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View Full Version : One planet orbiting two stars. Will it work that way? Perhaps? Maybe?



potoole
2012-Sep-07, 08:18 PM
Kepler discovers planetary system orbiting 2 sunsWednesday, August 29, 2012
( http://www.labspaces.net/123046/Kepler_discovers_planetary_system_orbiting___suns )

The system, known as Kepler-47, contains a pair of stars whirling around each other every 7.5 days. One star is similar to the Sun while the other is a diminutive star only one third the size and 175 times fainter. The inner planet is only 3x larger in diameter than the Earth, making it the smallest known transiting circumbinary planet. It orbits the stellar pair every 49 days.

Are they saying that the planet is orbiting both stars, with both stars centrally located, not just one of them ?

Noclevername
2012-Sep-07, 08:37 PM
The system, known as Kepler-47, contains a pair of stars whirling around each other every 7.5 days. ... It orbits the stellar pair every 49 days.

Are they saying that the planet is orbiting both stars, with both stars centrally located, not just one of them ?

It's orbiting the barycenter, which given the sizes and distances quoted is probably not below the surface of the larger star, I think.

potoole
2012-Sep-07, 11:45 PM
It's orbiting the barycenter, which given the sizes and distances quoted is probably not below the surface of the larger star, I think.

So, the 3x earth size planet gets energy from both stars, am I correct?

Would it be possible to determine a goldilocks zone of this star system?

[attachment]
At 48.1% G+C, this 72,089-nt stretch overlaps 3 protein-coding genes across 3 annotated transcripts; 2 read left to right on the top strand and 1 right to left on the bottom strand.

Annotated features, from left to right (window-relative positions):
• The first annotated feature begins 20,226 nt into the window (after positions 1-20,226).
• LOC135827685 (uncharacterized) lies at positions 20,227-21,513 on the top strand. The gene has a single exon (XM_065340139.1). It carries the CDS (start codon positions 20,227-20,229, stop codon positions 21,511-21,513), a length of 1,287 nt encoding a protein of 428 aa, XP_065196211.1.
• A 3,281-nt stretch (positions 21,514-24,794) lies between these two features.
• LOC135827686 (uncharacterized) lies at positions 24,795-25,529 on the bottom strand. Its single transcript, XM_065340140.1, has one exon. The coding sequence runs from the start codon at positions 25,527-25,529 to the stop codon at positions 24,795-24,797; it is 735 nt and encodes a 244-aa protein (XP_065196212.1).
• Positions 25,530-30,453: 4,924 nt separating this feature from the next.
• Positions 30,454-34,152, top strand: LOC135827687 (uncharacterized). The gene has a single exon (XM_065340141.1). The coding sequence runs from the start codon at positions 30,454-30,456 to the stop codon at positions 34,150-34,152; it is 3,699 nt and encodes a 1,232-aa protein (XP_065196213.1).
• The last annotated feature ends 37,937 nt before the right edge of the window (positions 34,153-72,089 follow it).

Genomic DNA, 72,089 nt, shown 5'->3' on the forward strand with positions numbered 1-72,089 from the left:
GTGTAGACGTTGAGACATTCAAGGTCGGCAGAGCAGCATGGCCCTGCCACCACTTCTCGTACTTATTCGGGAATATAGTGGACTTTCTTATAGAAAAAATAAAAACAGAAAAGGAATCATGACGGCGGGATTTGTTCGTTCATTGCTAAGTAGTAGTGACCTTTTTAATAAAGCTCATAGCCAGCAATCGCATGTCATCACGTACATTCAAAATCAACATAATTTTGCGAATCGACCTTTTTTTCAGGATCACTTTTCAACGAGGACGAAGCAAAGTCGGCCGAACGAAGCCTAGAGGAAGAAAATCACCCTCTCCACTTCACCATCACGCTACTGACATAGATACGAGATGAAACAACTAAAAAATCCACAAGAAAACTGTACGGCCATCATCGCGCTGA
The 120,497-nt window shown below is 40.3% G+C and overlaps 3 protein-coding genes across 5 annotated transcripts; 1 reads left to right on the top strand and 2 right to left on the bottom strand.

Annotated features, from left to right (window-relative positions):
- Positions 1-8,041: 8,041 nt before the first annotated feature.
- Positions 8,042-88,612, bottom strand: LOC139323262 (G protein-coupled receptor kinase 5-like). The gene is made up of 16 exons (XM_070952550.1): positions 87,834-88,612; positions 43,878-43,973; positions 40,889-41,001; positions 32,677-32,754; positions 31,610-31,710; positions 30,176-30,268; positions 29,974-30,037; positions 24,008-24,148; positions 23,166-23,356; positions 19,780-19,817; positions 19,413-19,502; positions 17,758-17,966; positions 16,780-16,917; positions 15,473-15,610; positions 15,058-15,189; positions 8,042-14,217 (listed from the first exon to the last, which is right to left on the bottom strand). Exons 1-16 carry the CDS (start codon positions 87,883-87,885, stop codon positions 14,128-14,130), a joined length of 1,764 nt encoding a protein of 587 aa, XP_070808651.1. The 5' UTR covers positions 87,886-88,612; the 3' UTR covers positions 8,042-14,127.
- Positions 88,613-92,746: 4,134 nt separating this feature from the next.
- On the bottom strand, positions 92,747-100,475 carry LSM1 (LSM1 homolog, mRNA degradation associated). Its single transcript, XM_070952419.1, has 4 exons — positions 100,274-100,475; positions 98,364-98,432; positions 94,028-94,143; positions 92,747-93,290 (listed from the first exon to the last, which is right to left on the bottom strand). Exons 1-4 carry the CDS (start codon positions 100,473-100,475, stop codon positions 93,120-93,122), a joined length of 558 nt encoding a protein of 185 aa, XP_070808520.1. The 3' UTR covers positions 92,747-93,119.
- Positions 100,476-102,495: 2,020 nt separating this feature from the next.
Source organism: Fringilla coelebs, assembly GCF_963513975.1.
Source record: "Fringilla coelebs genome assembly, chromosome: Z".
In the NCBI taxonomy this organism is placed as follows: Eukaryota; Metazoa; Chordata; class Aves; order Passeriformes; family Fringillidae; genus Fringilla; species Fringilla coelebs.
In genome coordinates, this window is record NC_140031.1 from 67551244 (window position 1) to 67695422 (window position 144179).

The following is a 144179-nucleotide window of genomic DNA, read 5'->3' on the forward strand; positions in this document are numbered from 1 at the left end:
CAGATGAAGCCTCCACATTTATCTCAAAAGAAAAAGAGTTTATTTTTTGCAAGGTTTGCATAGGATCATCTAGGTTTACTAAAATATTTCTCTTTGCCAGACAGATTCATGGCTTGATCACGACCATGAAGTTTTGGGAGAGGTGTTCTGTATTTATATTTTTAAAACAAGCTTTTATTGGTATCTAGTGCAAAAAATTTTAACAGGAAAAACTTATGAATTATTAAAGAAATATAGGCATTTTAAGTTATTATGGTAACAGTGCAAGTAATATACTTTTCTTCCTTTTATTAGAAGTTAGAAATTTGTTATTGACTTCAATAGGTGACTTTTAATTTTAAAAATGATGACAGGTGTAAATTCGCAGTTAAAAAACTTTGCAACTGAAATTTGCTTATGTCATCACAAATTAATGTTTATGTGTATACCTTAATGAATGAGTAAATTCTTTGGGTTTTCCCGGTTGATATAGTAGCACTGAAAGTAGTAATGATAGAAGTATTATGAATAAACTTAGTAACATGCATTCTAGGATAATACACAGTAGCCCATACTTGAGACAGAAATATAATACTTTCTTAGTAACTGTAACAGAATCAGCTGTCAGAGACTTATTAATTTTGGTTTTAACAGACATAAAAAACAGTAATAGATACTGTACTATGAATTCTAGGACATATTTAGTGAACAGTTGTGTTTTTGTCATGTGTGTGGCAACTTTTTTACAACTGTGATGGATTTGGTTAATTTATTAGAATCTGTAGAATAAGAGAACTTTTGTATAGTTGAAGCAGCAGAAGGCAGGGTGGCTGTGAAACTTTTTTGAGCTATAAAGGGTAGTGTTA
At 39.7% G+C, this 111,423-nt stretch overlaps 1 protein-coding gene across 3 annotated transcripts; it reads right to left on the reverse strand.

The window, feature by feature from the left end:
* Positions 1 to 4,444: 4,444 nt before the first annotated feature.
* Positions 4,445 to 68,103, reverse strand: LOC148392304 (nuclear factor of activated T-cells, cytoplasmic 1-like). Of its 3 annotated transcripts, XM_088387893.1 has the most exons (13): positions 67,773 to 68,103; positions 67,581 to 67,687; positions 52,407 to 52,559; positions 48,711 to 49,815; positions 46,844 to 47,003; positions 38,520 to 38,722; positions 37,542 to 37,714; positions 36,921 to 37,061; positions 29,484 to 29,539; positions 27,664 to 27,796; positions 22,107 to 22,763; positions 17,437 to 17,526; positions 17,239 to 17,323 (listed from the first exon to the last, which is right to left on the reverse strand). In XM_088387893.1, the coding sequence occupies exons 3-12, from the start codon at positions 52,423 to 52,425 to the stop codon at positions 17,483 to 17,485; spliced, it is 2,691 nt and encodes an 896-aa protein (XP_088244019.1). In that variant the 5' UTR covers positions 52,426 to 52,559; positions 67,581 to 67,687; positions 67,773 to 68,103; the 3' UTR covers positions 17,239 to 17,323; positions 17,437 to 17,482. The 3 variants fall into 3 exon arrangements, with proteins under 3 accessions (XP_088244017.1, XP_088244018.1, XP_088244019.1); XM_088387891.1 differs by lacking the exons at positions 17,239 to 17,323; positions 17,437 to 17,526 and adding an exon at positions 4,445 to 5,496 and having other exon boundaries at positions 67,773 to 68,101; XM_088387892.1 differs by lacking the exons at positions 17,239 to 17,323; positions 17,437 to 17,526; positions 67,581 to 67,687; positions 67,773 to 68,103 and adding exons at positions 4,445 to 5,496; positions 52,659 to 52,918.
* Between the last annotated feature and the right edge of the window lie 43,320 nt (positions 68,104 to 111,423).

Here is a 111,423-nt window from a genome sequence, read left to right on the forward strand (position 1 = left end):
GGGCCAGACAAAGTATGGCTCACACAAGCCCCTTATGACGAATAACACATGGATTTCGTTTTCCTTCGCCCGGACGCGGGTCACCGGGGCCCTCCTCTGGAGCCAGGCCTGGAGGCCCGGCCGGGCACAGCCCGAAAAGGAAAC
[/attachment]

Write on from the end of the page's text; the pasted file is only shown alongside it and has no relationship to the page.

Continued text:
Hornblower
2012-Sep-08, 12:07 AM
So, the 3x earth size planet gets energy from both stars, am I correct?

Would it be possible to determine a goldilocks zone of this star system?

According to the article, the larger, outer planet is in that zone. The inner one is closer in than Mercury is to the Sun, so it would be too hot.

In general, a coplanar orbit at several times the separation of the stars will be stable, with only a small ripple effect in the gravitational field to distinguish it from an orbit around a single star of the same total mass.

potoole
2012-Sep-08, 12:58 AM
If there is a large Uranus sized planet in the goldilocks zone, would that prevent a smaller, earth sized, planet from occuring in the zone?

Noclevername
2012-Sep-08, 01:06 AM
If there is a large Uranus sized planet in the goldilocks zone, would that prevent a smaller, earth sized, planet from occuring in the zone?

Maybe there could be a large moon of that giant.

potoole
2012-Sep-08, 02:57 AM
Maybe there could be a large moon of that giant.

Very interesting, thank you.